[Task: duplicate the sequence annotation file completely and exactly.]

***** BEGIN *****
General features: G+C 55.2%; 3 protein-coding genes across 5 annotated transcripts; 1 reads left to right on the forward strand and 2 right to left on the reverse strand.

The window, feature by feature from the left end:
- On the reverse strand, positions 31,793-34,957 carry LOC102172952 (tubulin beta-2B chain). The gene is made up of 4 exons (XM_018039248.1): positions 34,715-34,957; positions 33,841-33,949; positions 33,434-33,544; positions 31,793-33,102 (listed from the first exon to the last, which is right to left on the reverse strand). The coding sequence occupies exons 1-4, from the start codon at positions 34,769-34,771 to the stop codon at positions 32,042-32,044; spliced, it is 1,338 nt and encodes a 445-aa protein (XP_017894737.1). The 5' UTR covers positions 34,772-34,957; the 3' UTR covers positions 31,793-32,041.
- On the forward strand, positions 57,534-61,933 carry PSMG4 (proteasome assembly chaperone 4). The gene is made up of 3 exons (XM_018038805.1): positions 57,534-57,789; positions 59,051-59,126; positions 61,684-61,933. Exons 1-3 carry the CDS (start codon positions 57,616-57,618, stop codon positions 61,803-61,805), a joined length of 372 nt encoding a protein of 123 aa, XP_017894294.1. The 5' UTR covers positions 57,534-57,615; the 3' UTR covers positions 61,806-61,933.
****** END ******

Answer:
General features: G+C 55.2%; 3 protein-coding genes across 5 annotated transcripts; 1 reads left to right on the forward strand and 2 right to left on the reverse strand.

The window, feature by feature from the left end:
- On the reverse strand, positions 31,793-34,957 carry LOC102172952 (tubulin beta-2B chain). The gene is made up of 4 exons (XM_018039248.1): positions 34,715-34,957; positions 33,841-33,949; positions 33,434-33,544; positions 31,793-33,102 (listed from the first exon to the last, which is right to left on the reverse strand). The coding sequence occupies exons 1-4, from the start codon at positions 34,769-34,771 to the stop codon at positions 32,042-32,044; spliced, it is 1,338 nt and encodes a 445-aa protein (XP_017894737.1). The 5' UTR covers positions 34,772-34,957; the 3' UTR covers positions 31,793-32,041.
- On the forward strand, positions 57,534-61,933 carry PSMG4 (proteasome assembly chaperone 4). The gene is made up of 3 exons (XM_018038805.1): positions 57,534-57,789; positions 59,051-59,126; positions 61,684-61,933. Exons 1-3 carry the CDS (start codon positions 57,616-57,618, stop codon positions 61,803-61,805), a joined length of 372 nt encoding a protein of 123 aa, XP_017894294.1. The 5' UTR covers positions 57,534-57,615; the 3' UTR covers positions 61,806-61,933.